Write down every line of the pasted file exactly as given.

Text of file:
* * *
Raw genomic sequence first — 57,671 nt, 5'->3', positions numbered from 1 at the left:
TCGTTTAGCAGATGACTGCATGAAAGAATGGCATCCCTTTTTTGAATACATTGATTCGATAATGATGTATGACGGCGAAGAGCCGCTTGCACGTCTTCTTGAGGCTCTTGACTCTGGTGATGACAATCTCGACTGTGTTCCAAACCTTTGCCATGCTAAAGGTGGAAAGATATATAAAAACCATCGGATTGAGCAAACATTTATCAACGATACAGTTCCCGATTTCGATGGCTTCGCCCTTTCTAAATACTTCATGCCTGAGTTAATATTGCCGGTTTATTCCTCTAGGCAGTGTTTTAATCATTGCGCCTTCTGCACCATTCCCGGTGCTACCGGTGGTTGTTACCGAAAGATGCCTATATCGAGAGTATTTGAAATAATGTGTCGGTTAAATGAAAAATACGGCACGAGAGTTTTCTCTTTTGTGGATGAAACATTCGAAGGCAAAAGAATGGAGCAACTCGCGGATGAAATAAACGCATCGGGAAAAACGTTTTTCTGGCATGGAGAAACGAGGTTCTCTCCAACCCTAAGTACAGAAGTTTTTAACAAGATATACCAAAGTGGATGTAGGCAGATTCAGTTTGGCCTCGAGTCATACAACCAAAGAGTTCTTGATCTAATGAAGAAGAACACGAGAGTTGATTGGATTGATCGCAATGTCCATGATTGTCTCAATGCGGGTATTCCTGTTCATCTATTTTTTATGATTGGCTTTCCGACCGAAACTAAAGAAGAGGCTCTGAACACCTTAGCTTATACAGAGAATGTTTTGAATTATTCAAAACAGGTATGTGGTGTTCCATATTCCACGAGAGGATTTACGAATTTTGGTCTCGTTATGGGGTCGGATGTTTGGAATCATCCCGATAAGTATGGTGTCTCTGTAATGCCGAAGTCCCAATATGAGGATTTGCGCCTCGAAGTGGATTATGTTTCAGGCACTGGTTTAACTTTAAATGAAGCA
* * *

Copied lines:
Raw genomic sequence first — 57,671 nt, 5'->3', positions numbered from 1 at the left:
TCGTTTAGCAGATGACTGCATGAAAGAATGGCATCCCTTTTTTGAATACATTGATTCGATAATGATGTATGACGGCGAAGAGCCGCTTGCACGTCTTCTTGAGGCTCTTGACTCTGGTGATGACAATCTCGACTGTGTTCCAAACCTTTGCCATGCTAAAGGTGGAAAGATATATAAAAACCATCGGATTGAGCAAACATTTATCAACGATACAGTTCCCGATTTCGATGGCTTCGCCCTTTCTAAATACTTCATGCCTGAGTTAATATTGCCGGTTTATTCCTCTAGGCAGTGTTTTAATCATTGCGCCTTCTGCACCATTCCCGGTGCTACCGGTGGTTGTTACCGAAAGATGCCTATATCGAGAGTATTTGAAATAATGTGTCGGTTAAATGAAAAATACGGCACGAGAGTTTTCTCTTTTGTGGATGAAACATTCGAAGGCAAAAGAATGGAGCAACTCGCGGATGAAATAAACGCATCGGGAAAAACGTTTTTCTGGCATGGAGAAACGAGGTTCTCTCCAACCCTAAGTACAGAAGTTTTTAACAAGATATACCAAAGTGGATGTAGGCAGATTCAGTTTGGCCTCGAGTCATACAACCAAAGAGTTCTTGATCTAATGAAGAAGAACACGAGAGTTGATTGGATTGATCGCAATGTCCATGATTGTCTCAATGCGGGTATTCCTGTTCATCTATTTTTTATGATTGGCTTTCCGACCGAAACTAAAGAAGAGGCTCTGAACACCTTAGCTTATACAGAGAATGTTTTGAATTATTCAAAACAGGTATGTGGTGTTCCATATTCCACGAGAGGATTTACGAATTTTGGTCTCGTTATGGGGTCGGATGTTTGGAATCATCCCGATAAGTATGGTGTCTCTGTAATGCCGAAGTCCCAATATGAGGATTTGCGCCTCGAAGTGGATTATGTTTCAGGCACTGGTTTAACTTTAAATGAAGCA